What we learned this week

  • Your morning coffee may be at risk from climate change. Coffee farms have been moving 50m uphill every decade as global temperatures rise, and the Arabica strain may be in serious trouble before the end of the century.
  • In an interesting move in the Netherlands, a campaign group is using EU human rights laws to take the government to court over its lack of action on climate change.


  1. Hi Jeremy, some of the links above have led me through EDWARD ABBEY, EARTH FIRST, DEEP ECOLOGY, ECOPSYCHOLOGY, ENVIRONMENTAL PSYCHOLOGY, and lastly, SOCIAL ECOLOGY. I’m glad to have found ideologies which are along the lines I’ve been expressing to you for some time now. Unless we admit to our human nature and all pervading connectedness, we will only ever deal with our political, ecological, economic and social ills on a cosmetic level, going back and forward, round and round. You have more than once indicated that this is work for the philosophers but they, along with the politicians, economists, theologians, sociologists, psychologists and the rest, all too often, stand in their own positions and cannot see the wood for the trees. We all need to recognise this critical connection and the more people make it known, the more we can hope to improve conditions on earth long term. Despite differences, the light twinkles in these places. Thanks for the links.

    1. All interesting movements in their own way, and I agree with you that unless there is a change of mindset, we never get to the root of the problem.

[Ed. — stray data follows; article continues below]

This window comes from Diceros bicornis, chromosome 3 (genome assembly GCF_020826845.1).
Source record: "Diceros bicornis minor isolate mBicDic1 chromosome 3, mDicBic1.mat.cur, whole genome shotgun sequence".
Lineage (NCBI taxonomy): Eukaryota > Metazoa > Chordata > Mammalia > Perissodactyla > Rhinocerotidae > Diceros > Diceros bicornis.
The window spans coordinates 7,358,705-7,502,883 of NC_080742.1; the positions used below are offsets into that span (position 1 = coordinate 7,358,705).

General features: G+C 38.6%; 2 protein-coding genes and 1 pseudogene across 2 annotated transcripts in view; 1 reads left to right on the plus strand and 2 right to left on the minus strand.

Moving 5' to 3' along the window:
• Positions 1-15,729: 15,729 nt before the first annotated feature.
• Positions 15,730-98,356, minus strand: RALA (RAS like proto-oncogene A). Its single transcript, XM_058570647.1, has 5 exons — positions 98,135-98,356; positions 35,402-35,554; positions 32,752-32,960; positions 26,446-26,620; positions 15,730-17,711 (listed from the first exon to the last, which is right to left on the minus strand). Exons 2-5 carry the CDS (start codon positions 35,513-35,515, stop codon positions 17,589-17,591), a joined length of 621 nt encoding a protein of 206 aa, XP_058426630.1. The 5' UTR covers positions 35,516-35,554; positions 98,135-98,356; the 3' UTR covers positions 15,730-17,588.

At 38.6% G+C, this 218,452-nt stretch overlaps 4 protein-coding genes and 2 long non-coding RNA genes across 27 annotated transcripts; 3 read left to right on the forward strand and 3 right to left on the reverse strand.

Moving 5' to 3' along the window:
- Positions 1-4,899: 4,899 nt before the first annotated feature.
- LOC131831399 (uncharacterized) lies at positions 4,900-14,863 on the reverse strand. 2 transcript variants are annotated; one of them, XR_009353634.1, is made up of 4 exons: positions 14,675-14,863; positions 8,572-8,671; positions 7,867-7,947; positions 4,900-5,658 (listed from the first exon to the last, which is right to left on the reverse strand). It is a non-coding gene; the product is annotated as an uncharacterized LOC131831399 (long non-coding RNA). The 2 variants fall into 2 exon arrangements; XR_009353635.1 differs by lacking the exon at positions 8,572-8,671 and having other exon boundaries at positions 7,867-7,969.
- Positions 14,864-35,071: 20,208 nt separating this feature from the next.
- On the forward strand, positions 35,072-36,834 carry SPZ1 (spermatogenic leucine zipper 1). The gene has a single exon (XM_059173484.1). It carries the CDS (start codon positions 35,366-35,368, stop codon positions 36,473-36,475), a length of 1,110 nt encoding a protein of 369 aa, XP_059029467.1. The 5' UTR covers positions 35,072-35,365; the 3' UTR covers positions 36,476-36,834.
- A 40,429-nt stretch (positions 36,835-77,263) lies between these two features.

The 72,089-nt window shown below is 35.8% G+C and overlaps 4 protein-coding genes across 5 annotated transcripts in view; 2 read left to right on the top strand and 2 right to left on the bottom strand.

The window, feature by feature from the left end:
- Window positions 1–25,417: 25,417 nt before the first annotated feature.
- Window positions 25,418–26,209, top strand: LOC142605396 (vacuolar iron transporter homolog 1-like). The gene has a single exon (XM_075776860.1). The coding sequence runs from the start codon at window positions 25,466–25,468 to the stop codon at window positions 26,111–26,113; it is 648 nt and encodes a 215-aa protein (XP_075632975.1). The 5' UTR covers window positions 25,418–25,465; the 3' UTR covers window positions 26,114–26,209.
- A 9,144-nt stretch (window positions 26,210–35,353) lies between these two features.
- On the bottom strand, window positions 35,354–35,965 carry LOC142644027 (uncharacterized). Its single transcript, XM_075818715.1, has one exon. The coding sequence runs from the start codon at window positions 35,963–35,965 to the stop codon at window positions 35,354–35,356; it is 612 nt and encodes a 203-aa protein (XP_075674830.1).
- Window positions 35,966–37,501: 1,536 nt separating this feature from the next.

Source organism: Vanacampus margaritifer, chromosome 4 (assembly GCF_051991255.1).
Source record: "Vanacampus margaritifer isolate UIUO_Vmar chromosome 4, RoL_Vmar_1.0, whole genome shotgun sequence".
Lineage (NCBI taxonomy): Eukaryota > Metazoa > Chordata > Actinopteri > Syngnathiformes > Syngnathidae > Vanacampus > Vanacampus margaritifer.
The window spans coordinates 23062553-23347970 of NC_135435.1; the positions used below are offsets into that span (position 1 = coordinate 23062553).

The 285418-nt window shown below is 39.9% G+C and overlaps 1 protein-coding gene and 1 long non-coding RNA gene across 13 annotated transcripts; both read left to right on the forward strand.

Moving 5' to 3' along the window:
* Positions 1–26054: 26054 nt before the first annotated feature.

The issue for me is not whether or not we need deep psychological change, but how that comes about. We can’t sit around waiting for some kind of miraculous cultural change, that’s just a recipe for despair. It’s our job to get on with fixing what we can, arguing the case, generating solutions, and campaigning for good ideas. And most importantly, modeling good ecological citizenship to our friends and neighbours.

  2. Jeremy, you used this idea of not be able to sit around waiting for a miraculous cultural change before. But, I’m obviously not suggesting that! It’s just that I do realise it is possible for an ecologically sustainable society to be socially exploitative, just as it possible for a socially egalitarian society to exploit the Earth. Neither can survive harmoniously without the other. Maybe I’m wrong, but, in discovering, adopting and modelling good ecological citizenship, we seem to be doing too much of one without the other, (a little like churches who only preach the word without acknowledging that we need to respect God’s creation, the Earth, in our lifestyles). This must often be the cause of my comments in your blogs – trying to make a stronger connection of the two concepts if I see an opportunity. I often think I’ll shut up, but get drawn back again!

  3. I agree, we need that balance. I think the reason we keep coming back to this is that I don’t always mention it. It’s inherent in the ethos of the blog, but perhaps not immediately obvious.

    And don’t worry about bringing it up, we all need the reminders of what matters!

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